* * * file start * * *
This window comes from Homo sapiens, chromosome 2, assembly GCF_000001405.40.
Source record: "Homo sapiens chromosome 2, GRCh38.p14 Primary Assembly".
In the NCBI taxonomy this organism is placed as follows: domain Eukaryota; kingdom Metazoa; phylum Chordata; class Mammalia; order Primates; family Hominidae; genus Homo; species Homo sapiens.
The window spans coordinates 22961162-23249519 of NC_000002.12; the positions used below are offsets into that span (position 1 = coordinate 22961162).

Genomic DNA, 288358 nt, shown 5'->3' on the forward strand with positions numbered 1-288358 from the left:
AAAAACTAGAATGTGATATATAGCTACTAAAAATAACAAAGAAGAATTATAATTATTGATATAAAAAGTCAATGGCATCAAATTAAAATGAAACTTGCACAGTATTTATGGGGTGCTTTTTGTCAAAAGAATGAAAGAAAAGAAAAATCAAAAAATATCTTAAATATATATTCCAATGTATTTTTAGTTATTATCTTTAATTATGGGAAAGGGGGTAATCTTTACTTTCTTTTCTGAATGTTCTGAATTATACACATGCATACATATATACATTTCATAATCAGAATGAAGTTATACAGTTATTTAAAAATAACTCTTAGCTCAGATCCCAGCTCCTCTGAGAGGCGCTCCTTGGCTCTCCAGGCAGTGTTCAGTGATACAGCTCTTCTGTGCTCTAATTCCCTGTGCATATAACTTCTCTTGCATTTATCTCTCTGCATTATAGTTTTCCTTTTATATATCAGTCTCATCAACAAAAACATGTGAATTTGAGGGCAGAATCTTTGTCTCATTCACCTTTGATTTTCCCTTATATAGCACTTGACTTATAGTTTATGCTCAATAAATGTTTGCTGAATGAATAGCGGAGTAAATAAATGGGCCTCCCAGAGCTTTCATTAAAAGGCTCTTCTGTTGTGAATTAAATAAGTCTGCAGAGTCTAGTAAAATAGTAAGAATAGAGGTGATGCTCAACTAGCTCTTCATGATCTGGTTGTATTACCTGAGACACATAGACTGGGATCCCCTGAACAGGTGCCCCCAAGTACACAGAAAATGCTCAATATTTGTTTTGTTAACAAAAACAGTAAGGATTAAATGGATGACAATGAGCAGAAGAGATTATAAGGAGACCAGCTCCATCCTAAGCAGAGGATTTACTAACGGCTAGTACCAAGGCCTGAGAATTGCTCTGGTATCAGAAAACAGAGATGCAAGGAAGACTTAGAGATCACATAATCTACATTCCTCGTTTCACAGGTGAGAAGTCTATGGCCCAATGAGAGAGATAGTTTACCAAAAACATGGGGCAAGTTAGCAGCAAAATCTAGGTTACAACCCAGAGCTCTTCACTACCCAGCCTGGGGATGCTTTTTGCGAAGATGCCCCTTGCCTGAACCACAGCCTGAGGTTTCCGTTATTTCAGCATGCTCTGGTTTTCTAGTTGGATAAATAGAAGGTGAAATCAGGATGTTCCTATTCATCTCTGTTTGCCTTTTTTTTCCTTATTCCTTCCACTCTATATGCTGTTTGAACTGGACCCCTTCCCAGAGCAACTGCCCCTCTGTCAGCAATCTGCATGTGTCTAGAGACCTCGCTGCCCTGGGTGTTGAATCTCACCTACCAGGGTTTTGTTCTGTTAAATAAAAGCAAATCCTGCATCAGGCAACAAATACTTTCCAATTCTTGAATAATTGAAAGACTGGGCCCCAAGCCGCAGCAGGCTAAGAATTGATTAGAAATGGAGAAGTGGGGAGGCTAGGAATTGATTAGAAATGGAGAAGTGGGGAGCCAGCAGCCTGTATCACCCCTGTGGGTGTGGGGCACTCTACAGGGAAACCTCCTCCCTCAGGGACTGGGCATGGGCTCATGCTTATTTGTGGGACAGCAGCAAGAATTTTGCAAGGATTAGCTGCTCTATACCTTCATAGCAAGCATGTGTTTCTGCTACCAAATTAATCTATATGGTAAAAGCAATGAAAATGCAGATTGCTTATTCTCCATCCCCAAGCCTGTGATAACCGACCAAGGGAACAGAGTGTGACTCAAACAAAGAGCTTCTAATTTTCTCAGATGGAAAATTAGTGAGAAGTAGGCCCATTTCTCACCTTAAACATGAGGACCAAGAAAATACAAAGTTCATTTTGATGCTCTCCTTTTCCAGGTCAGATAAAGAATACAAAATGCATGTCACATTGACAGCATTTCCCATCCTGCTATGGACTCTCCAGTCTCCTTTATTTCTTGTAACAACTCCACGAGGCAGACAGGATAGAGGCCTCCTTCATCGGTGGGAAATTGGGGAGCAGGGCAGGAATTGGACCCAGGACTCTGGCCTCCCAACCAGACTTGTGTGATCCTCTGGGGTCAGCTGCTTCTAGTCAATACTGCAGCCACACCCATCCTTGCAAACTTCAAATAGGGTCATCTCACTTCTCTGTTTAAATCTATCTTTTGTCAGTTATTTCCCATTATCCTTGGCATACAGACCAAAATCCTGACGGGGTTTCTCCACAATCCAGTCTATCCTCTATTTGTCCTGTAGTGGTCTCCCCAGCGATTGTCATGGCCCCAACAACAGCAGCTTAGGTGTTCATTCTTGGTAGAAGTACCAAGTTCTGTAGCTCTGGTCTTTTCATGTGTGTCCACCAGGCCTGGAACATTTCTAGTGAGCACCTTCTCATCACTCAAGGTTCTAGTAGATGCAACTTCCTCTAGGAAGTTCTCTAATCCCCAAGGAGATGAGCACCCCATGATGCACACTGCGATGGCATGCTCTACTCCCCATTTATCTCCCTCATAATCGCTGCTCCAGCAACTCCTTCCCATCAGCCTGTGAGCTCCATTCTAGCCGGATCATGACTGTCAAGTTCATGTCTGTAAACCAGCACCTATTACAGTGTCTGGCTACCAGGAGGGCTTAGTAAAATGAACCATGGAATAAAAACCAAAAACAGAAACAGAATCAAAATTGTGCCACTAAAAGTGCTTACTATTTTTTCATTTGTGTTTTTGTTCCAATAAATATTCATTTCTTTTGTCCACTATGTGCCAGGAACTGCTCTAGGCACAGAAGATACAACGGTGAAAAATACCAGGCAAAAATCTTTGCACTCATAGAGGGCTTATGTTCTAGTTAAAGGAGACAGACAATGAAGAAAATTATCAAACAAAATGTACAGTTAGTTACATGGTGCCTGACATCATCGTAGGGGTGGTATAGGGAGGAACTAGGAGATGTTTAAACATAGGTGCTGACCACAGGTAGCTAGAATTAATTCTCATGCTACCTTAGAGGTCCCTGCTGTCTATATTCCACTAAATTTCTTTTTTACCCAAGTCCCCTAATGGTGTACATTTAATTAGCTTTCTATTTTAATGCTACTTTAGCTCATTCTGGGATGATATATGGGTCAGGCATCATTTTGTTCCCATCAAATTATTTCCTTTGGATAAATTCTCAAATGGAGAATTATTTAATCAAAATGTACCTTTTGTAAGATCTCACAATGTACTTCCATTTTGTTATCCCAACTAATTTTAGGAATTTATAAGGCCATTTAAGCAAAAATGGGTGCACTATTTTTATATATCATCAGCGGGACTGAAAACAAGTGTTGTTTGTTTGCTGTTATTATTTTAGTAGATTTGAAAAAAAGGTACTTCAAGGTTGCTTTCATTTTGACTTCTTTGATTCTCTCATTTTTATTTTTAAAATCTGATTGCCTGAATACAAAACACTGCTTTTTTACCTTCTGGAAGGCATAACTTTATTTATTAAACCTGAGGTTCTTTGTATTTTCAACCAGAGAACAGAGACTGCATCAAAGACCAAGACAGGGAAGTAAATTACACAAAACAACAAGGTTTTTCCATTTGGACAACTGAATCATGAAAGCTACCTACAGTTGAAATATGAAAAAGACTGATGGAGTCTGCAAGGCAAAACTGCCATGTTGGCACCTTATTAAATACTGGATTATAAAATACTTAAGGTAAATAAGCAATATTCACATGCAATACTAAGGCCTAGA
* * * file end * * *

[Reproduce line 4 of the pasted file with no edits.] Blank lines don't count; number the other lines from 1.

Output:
The window spans coordinates 22961162-23249519 of NC_000002.12; the positions used below are offsets into that span (position 1 = coordinate 22961162).